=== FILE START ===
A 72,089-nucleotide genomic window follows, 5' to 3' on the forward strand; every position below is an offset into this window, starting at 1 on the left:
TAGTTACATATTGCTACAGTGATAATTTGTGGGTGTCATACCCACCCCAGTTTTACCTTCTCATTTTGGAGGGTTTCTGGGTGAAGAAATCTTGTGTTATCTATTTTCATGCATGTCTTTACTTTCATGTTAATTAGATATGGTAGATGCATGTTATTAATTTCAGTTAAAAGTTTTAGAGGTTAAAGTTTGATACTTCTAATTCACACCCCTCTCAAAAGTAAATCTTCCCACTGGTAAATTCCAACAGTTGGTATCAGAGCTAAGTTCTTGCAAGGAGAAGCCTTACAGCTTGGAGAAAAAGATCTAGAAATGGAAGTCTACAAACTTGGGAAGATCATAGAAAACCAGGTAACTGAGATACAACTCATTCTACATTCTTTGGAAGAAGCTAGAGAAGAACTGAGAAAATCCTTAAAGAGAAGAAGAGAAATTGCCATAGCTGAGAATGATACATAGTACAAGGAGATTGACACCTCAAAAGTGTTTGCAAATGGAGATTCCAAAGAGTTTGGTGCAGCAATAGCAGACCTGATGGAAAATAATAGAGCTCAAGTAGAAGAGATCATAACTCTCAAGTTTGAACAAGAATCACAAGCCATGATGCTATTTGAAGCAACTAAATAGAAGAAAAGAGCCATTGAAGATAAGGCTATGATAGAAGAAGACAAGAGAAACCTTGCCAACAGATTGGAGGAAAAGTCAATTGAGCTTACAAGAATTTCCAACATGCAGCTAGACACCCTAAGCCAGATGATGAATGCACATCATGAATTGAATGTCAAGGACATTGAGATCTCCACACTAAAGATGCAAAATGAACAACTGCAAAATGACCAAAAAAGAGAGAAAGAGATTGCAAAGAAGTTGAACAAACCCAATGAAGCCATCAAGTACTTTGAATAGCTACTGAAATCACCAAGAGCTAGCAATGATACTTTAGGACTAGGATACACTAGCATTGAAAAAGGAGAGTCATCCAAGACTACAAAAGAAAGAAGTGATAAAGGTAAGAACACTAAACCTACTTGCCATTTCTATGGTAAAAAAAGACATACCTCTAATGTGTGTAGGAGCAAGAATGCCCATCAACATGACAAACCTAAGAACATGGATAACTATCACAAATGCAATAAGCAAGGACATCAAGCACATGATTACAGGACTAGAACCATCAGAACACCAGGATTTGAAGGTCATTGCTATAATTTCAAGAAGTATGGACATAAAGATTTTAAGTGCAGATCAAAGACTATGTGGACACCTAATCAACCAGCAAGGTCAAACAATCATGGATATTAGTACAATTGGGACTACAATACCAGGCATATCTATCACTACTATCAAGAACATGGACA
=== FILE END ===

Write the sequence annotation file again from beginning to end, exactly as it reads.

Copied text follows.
A 72,089-nucleotide genomic window follows, 5' to 3' on the forward strand; every position below is an offset into this window, starting at 1 on the left:
TAGTTACATATTGCTACAGTGATAATTTGTGGGTGTCATACCCACCCCAGTTTTACCTTCTCATTTTGGAGGGTTTCTGGGTGAAGAAATCTTGTGTTATCTATTTTCATGCATGTCTTTACTTTCATGTTAATTAGATATGGTAGATGCATGTTATTAATTTCAGTTAAAAGTTTTAGAGGTTAAAGTTTGATACTTCTAATTCACACCCCTCTCAAAAGTAAATCTTCCCACTGGTAAATTCCAACAGTTGGTATCAGAGCTAAGTTCTTGCAAGGAGAAGCCTTACAGCTTGGAGAAAAAGATCTAGAAATGGAAGTCTACAAACTTGGGAAGATCATAGAAAACCAGGTAACTGAGATACAACTCATTCTACATTCTTTGGAAGAAGCTAGAGAAGAACTGAGAAAATCCTTAAAGAGAAGAAGAGAAATTGCCATAGCTGAGAATGATACATAGTACAAGGAGATTGACACCTCAAAAGTGTTTGCAAATGGAGATTCCAAAGAGTTTGGTGCAGCAATAGCAGACCTGATGGAAAATAATAGAGCTCAAGTAGAAGAGATCATAACTCTCAAGTTTGAACAAGAATCACAAGCCATGATGCTATTTGAAGCAACTAAATAGAAGAAAAGAGCCATTGAAGATAAGGCTATGATAGAAGAAGACAAGAGAAACCTTGCCAACAGATTGGAGGAAAAGTCAATTGAGCTTACAAGAATTTCCAACATGCAGCTAGACACCCTAAGCCAGATGATGAATGCACATCATGAATTGAATGTCAAGGACATTGAGATCTCCACACTAAAGATGCAAAATGAACAACTGCAAAATGACCAAAAAAGAGAGAAAGAGATTGCAAAGAAGTTGAACAAACCCAATGAAGCCATCAAGTACTTTGAATAGCTACTGAAATCACCAAGAGCTAGCAATGATACTTTAGGACTAGGATACACTAGCATTGAAAAAGGAGAGTCATCCAAGACTACAAAAGAAAGAAGTGATAAAGGTAAGAACACTAAACCTACTTGCCATTTCTATGGTAAAAAAAGACATACCTCTAATGTGTGTAGGAGCAAGAATGCCCATCAACATGACAAACCTAAGAACATGGATAACTATCACAAATGCAATAAGCAAGGACATCAAGCACATGATTACAGGACTAGAACCATCAGAACACCAGGATTTGAAGGTCATTGCTATAATTTCAAGAAGTATGGACATAAAGATTTTAAGTGCAGATCAAAGACTATGTGGACACCTAATCAACCAGCAAGGTCAAACAATCATGGATATTAGTACAATTGGGACTACAATACCAGGCATATCTATCACTACTATCAAGAACATGGACA